“Kosovo’s parliament has recently adopted a new law that mainly affects private companies,” reports Artan Qerkini, Founding Partner at Sejdiu & Qerkini Law, who notes that one of the new law's provisions — a requirement that 40% of company board members be women — has already generated significant controversy.
“The parliament adopted the law to improve the position of woman in Kosovar society,” says Qerkini, “but I believe that the government cannot force its ideas on private businesses. In the end, the president of the Republic of Kosovo will have to decide whether to pass the law or not, but for the moment he is reluctant to sign, for he also believes that the initiative violates the constitutional rights and sovereignty of private enterprises.” In any event, he says, even if the president signs the law, it will almost certainly be challenged at the Constitutional Court. “Law firms in Kosovo are also saying that the provision is not constitutional, and lately quite a few businesses have asked us to help them to challenge its provisions at the Constitutional Court.”
Besides this initiative, the legal sector is being kept busy with recent changes in Kosovo’s Criminal Procedural Code, designed to harmonize Kosovo’s legislation with EU regulations. “The new Criminal Procedure Code tries to balance the rights of prosecutors and attorneys during the pre-trial procedure,” Qerkini says. “We also have a lot of work to do regarding of right of attorneys to have access to the prosecutor’s case files during the investigation stage.” Under the amended Code, prosecutors must present all evidence to the defendant based on which they could establish reasonable doubt in their request for pre-trial detention.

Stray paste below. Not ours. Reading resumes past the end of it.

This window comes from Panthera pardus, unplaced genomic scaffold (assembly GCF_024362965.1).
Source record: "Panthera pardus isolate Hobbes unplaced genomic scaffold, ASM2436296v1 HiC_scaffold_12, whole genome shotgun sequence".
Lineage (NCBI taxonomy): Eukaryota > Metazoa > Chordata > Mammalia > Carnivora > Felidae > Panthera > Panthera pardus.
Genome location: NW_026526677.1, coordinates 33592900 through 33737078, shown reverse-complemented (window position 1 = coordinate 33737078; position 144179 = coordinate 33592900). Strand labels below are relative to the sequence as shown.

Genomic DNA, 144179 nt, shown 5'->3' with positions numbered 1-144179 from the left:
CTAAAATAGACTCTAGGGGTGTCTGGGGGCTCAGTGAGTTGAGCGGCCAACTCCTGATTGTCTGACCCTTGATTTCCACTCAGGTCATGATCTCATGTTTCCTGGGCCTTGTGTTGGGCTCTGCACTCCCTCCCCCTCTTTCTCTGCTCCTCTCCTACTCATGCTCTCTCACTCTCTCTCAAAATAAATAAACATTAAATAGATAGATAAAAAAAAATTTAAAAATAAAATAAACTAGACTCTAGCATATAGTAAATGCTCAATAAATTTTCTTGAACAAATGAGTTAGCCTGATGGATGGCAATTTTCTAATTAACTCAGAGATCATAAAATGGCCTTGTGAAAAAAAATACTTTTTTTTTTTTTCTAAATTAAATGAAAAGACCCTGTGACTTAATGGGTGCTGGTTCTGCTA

Finally, Qerkini reports that the new Law on Bankruptcy in Kosovo, which was adopted earlier this year, “will definitely affect businesses in the future, for it intends to exclude businesses that are unable to pay debts for more than three months from the market.”